U.S. President Barack Obama and Vice President Joe Biden applaud after announcing Jeh Johnson to be nominee for Secretary of Homeland Security, in the Rose Garden of the White House in Washington, October 18, 2013.
Jonathan Ernst/Reuters

GOP complaints over Jeh Johnson crumble under scrutiny

It’s been a few days since President Obama introduced former Pentagon General Counsel Jeh Johnson as the White House’s choice to lead to the Department of Homeland Security, and the Republican line of criticism is coming into focus: Johnson has donated to Democrats.
It seems like a pretty weak pitch, but Sens. John Cornyn (R-Texas) and Jeff Session (R-Ala.), who’ve apparently taken the lead in opposing Johnson’s nomination, have both gone after the DHS nominee for having financially supported Democratic candidates, including the president, in recent years.
The good news is, the criticism is not made up – Johnson, as Fox News first reported on Friday, has “contributed more than $100,000 to Democratic candidates and groups” over the past decade. Sessions characterizes this support as a “deeply concerning” part of Johnson’s background, while Cornyn included this detail among his “grave concerns” about this nomination.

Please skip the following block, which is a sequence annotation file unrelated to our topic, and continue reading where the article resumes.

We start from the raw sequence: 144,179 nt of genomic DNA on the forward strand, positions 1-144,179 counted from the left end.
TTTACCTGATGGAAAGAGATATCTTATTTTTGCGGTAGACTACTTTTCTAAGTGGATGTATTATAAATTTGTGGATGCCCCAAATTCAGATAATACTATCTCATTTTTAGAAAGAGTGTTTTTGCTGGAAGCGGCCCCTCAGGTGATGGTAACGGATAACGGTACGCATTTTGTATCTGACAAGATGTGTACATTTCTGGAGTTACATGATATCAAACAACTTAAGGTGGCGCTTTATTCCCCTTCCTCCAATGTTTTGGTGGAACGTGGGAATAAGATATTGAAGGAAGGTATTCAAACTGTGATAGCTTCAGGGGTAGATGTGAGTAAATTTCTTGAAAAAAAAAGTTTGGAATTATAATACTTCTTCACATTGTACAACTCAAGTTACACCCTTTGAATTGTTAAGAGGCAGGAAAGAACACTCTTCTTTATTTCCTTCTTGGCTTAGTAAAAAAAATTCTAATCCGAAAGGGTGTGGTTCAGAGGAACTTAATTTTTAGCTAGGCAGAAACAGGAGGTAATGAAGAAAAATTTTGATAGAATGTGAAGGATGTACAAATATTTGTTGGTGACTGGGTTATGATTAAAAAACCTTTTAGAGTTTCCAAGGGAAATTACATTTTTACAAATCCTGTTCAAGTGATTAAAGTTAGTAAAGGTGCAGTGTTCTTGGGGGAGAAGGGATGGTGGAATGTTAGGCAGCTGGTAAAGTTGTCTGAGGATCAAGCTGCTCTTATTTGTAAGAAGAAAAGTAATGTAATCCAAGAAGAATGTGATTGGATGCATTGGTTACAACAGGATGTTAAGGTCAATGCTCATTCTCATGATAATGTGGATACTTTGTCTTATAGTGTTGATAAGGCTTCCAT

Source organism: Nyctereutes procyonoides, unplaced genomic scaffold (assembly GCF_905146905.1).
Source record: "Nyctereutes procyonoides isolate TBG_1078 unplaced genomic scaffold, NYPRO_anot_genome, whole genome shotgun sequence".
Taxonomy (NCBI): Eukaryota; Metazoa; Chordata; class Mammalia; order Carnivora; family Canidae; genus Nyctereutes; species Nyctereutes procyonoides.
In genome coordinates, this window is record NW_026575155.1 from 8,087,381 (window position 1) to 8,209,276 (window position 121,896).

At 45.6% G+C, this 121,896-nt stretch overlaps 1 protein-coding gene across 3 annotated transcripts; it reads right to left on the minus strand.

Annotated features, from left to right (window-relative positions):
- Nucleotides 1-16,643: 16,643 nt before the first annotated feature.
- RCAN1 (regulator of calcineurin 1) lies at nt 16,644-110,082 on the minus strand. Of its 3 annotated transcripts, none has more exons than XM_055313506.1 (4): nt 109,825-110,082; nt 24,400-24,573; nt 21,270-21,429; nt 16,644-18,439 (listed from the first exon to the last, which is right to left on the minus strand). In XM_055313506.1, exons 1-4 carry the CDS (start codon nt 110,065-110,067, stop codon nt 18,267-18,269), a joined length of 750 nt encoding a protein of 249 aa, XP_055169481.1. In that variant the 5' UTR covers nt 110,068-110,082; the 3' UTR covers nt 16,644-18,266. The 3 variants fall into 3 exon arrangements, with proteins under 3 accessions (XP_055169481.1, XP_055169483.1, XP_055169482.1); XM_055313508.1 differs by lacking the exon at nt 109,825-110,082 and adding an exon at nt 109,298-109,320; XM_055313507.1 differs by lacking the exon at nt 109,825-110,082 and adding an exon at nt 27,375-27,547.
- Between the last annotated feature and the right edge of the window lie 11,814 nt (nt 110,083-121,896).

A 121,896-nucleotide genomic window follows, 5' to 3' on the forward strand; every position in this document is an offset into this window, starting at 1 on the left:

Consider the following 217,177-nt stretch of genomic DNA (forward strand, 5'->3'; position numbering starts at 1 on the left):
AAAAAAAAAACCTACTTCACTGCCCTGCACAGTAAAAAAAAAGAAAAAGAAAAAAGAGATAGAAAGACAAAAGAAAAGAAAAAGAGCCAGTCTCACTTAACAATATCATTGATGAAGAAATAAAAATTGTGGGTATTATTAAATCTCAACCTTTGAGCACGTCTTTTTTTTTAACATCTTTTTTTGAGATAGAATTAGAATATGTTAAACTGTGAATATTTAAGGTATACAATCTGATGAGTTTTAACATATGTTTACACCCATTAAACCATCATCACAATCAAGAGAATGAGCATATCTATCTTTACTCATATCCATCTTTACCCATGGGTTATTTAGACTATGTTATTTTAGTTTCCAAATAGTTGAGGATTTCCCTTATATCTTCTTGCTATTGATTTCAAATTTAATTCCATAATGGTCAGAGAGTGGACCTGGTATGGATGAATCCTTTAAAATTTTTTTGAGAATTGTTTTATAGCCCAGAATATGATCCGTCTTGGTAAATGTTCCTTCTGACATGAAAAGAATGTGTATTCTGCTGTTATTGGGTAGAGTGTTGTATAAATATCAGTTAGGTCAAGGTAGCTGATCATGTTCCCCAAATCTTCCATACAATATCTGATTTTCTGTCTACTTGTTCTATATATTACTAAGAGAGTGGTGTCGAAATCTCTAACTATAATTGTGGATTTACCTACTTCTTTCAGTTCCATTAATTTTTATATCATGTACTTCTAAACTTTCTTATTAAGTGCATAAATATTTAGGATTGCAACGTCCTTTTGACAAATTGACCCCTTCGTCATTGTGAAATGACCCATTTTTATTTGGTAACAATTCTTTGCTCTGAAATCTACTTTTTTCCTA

Whether one is concerned about a Democratic DHS nominee having contributed to Democratic candidates is, I suppose, a matter of perspective, but as Evan McMorris-Santoro noted, there is the question of a rather brazen double standard.

Tom Ridge, the first Secretary of Homeland Security, “raised at least $251,550” as a fundraising bundler for Bush’s 2000 campaign, according to a 2003 New York Times investigation and was known to be adviser to Bush’s campaign as well as on the shortlist for running mate in 2000 when he was plucked for the DHS job from his job as the Republican governor of Pennsylvania. […]

Michael Chertoff, the second DHS secretary nominated by Bush, also got confirmation votes from Cornyn and Sessions. A former federal judge, Chertoff gave thousands of dollars in direct donations to Republicans, including Bush, in the years before his nomination.

Sessions and Cornyn supported both of these Bush/Cheney DHS nominees, despite their extensive financial backing of Republicans, including support for the then-president himself.

What’s more, the double-standard appears to only go in one direction – I can’t find any evidence of Democrats complaining about the Ridge or Chertoff nominations based on their donor history.

If the Senate GOP intends to derail Johnson’s nomination, it will probably have to do better than this.